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La Perle, Dubai’s epic aquatic theatre show, has moved its opening date from December of this year to mid-2017 after a few construction hiccups and rigorous security tests.

But a tour of the 1,300 capacity venue, nestled against The W Hotel in Al Habtoor City, says the attraction will be well worth the wait — like nothing the region has seen before.

Crafted by Franco Dragone — a former Cirque du Soleil mastermind and the head of cultural creation company Dragone — the show is difficult to describe on paper, but Dragone took a crack at it on Thursday morning during a press launch.

“Laser. Human flying. Body falling into the water. Motorbike rolling. People [doing] double [summer]saults. Wheel of death. Performance everywhere. Big sets. The theatre shaking. People walking upside down. Lights — lights are very important,” he said.

Here’s more: La Perle will feature a proliferated dry stage that, in 90 seconds, can be flooded with 2.7million litres of water. In less than a minute, that water can disappear. 65 artists — acrobats, aerialists, contortionists and beyond — from across 23 countries will perform under these changing conditions, telling a story that’s infused with flavours of the Arab world. Most impressively, a diver will jump from a stomach-curdling 35 metres into what is effectively an 11 metre deep, 5 metre wide hole in the ground. They’ll be greeted by a scuba diver who will give them enough oxygen to stay underwater for as long as necessary.

“We, as Al Habtoor, built Burj Al Arab — but I think this was more complicated than Burj Al Arab,” said Mohammad Al Habtoor, Vice Chairman and CEO of Al Habtoor Group LLC.

“[Artists] will be hanging and diving everywhere, coming from under the water and coming from the roof, so that’s not easy to do. They’re not normal acrobats that you see at the malls, they are very professional — this is their job for life.”

La Perle will happen twice a day, five days a week, towards a total of 450 shows a year. Tickets are Dh399 a pop at the cheapest. If all goes according to plan, it will bring in half a million audience members a year — mostly tourists. As the city’s first permanent theatre show, it will put Dubai on the map next to live entertainment hubs such as Las Vegas.

“I was living in Vegas,” said Ani Smith, a former America’s Got Talent finalist and, at 18, the youngest performer of the troupe. Moments ago, she was twisting her leg up behind her ear without batting an eyelash.

“There’s a lot of pressure to make this show the best it can be, but all of us as artists, this is our life. This our whole existence, is creating art for people. And to be able to have the opportunity to give this city something new is amazing, and it’s a dream come true.”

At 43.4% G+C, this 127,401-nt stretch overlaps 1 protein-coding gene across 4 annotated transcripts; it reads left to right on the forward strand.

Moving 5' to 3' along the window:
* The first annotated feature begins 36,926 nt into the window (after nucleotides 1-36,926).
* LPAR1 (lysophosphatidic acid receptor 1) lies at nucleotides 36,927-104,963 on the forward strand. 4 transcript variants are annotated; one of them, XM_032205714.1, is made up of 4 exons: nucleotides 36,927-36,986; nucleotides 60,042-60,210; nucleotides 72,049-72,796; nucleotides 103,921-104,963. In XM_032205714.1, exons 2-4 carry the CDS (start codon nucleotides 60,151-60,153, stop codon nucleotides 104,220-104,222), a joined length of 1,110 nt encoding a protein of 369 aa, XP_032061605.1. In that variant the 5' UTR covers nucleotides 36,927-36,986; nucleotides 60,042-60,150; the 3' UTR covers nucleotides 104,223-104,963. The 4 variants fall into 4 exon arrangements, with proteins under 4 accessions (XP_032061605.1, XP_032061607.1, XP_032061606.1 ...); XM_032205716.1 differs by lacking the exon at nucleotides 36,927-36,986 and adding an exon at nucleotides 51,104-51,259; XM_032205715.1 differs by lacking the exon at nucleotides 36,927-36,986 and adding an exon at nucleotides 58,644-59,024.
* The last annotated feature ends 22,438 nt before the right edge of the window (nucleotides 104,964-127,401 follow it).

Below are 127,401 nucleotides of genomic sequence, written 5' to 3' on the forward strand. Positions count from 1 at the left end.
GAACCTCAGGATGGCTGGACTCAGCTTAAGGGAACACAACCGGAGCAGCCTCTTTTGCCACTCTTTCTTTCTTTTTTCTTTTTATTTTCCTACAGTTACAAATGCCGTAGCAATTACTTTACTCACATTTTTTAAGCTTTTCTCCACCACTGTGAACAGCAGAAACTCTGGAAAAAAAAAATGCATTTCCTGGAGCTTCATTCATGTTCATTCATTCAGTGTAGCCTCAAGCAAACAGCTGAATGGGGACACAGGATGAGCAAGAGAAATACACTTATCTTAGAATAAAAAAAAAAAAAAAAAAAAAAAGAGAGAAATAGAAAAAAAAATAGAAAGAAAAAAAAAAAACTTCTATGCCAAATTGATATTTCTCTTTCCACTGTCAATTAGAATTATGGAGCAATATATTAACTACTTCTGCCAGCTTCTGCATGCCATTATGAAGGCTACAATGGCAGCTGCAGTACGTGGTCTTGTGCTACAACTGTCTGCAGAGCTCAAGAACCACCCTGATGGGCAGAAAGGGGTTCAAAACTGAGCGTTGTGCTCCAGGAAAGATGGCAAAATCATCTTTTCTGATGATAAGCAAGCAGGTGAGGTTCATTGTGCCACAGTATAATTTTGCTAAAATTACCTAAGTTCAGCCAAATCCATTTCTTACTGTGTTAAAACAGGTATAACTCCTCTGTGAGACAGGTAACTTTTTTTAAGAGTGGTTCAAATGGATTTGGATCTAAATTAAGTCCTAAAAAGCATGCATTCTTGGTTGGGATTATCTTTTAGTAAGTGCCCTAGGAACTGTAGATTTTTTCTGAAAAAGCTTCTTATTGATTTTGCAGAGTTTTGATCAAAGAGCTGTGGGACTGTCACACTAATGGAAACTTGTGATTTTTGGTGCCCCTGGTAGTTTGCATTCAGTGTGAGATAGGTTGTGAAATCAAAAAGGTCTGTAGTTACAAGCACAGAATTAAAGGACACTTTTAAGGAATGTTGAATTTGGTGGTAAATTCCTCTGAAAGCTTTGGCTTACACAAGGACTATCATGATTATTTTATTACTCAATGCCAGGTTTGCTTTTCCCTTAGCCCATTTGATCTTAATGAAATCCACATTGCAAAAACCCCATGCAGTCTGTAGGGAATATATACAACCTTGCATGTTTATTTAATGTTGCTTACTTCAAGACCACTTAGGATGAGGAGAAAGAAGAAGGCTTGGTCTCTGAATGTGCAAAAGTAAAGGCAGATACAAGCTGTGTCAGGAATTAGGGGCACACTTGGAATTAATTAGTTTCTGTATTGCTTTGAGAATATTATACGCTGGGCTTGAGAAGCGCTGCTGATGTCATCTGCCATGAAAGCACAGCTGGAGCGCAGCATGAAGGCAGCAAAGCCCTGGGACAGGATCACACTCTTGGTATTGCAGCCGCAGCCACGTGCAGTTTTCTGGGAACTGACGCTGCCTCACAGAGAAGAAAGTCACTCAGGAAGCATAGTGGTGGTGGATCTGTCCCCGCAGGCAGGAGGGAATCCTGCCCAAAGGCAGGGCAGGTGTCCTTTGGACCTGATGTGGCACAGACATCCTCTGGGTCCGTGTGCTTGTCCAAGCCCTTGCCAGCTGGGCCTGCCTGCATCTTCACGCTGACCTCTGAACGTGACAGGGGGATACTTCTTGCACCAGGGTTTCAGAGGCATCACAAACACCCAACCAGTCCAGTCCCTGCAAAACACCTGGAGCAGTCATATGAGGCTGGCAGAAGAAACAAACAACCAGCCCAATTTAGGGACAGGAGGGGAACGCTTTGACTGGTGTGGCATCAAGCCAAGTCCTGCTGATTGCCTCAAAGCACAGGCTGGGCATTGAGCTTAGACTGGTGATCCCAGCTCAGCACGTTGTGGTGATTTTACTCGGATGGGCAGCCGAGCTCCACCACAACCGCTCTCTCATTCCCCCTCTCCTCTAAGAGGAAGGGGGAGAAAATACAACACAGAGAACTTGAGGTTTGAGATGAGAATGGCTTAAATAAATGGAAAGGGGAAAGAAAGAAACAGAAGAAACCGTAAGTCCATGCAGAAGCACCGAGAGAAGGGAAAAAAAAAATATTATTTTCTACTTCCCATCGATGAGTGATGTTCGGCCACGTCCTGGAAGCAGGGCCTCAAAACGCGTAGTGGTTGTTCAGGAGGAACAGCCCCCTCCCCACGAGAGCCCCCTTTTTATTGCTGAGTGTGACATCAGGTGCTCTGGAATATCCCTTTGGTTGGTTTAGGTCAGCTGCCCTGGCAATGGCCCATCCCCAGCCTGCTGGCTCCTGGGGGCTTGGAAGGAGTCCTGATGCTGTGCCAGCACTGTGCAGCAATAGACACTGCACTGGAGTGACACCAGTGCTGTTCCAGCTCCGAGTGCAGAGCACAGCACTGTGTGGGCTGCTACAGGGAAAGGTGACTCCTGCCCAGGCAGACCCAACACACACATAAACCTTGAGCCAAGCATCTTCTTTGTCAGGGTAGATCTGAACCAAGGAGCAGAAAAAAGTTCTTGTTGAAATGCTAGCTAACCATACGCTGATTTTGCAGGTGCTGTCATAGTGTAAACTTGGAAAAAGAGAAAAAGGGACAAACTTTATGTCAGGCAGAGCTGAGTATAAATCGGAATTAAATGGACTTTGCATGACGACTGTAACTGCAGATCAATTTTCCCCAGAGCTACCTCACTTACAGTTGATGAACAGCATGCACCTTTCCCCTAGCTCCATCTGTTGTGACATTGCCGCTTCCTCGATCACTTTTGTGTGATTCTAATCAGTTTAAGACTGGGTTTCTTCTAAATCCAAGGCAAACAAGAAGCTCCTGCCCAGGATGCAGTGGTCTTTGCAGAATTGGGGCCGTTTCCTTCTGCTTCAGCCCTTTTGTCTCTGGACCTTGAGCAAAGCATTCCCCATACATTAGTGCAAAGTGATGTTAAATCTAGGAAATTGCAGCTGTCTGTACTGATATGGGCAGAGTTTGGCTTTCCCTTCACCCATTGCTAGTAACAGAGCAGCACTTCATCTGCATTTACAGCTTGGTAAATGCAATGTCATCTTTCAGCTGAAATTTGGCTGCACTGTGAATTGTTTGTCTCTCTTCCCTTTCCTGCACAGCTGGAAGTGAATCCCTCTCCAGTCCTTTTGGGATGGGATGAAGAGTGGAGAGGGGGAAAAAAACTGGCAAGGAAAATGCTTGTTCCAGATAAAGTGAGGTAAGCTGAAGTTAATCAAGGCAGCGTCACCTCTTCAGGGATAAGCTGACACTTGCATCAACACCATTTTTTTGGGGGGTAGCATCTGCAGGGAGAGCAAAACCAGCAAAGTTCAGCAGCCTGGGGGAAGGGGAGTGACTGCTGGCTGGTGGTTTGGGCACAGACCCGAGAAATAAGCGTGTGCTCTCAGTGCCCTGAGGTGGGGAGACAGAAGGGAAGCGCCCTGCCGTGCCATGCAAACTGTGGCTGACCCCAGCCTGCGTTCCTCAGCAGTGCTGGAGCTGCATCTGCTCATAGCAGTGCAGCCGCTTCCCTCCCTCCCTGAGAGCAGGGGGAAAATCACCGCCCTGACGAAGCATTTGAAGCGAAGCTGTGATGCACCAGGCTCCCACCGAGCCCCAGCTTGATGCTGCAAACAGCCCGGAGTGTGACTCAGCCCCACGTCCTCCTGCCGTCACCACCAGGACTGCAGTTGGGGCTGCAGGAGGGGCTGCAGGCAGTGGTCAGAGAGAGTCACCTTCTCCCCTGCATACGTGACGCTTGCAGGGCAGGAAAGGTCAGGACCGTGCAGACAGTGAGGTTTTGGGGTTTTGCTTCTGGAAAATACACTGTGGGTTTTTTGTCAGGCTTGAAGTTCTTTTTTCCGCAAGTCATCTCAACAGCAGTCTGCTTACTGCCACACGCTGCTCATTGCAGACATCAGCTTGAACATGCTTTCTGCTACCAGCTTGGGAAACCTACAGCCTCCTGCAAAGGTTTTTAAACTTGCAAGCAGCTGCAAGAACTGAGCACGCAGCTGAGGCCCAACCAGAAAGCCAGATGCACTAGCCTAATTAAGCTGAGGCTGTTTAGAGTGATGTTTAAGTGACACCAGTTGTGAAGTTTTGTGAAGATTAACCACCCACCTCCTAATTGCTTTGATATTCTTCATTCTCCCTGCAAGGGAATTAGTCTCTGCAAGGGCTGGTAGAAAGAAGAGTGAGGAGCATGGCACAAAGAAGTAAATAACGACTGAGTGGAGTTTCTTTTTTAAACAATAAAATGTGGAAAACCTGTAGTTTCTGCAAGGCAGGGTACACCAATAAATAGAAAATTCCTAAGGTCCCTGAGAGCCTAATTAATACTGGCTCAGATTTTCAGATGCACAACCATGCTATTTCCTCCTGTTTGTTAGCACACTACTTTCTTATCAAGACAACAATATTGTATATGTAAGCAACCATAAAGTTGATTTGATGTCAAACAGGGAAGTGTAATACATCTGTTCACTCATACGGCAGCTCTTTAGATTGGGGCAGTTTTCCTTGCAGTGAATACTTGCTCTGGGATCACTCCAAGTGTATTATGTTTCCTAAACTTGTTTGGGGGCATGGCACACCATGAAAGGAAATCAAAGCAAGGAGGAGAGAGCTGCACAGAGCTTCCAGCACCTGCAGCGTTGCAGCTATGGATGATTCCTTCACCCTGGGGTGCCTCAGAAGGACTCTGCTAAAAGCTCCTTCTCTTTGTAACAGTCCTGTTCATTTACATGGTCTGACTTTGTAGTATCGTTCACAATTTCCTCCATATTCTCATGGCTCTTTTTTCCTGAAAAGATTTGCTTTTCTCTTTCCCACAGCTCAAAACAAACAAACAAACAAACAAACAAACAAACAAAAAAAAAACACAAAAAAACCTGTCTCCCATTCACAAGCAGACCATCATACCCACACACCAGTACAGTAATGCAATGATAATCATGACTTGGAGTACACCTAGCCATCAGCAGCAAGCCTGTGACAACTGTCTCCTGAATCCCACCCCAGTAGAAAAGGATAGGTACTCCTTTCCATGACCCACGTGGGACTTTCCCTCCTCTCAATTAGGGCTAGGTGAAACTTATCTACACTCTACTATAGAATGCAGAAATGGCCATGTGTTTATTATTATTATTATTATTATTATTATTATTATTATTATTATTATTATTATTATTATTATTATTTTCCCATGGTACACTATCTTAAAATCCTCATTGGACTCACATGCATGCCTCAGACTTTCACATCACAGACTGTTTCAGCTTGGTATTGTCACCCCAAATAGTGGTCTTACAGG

On Thursday morning, a group of performers were scattered around a big, white room to practice in t-shirts and sweats, taking turns doing summersaults on their own or attempting several delicate balancing acts in pairs that require as much trust as they do skill.

They’re currently undergoing ‘training and formation’. In laymen’s terms, that’s ten weeks of pre-training, at an average of 10 hours a day, which prepares their bodies physically for anything Dragone needs them to do. He compares it to G.I. training.

“I’ve never had a complaint from an artist when I yell on them, because I’m always in empathy. We are together. We need to trust [that we are] together. So, tough? Yes. But [I] never [hear] complaining from the people, because they know it’s to reach the other side of the river. Or else, one of us would drown.”

Dragone drops in once every couple of weeks now, but soon, he’ll hold a four week workshop with the performers, and after that, three months of training inside of the theatre. What they’re doing today, he said, is different to the circus of 15 years ago.

“Here, we are in a new category. I would not say that they are freaks, but in a certain way, they are special, because they do something that they’re not used to doing. They approach it differently,” said Dragone.

“The range of emotion is what you need to respect in any show. It has to be a love story. It has to be a fight. But it has to be a party. We need to heal the soul.”

Al Habtoor admitted that he approached Dragone and no one else when they were brainstorming the project. He never felt it was too ambitious.

“As I said, in Dubai, if you want to do something, do it big,” he said. “As we say: go big, or go home.”

*Tickets for La Perle will go on sale in January of 2017.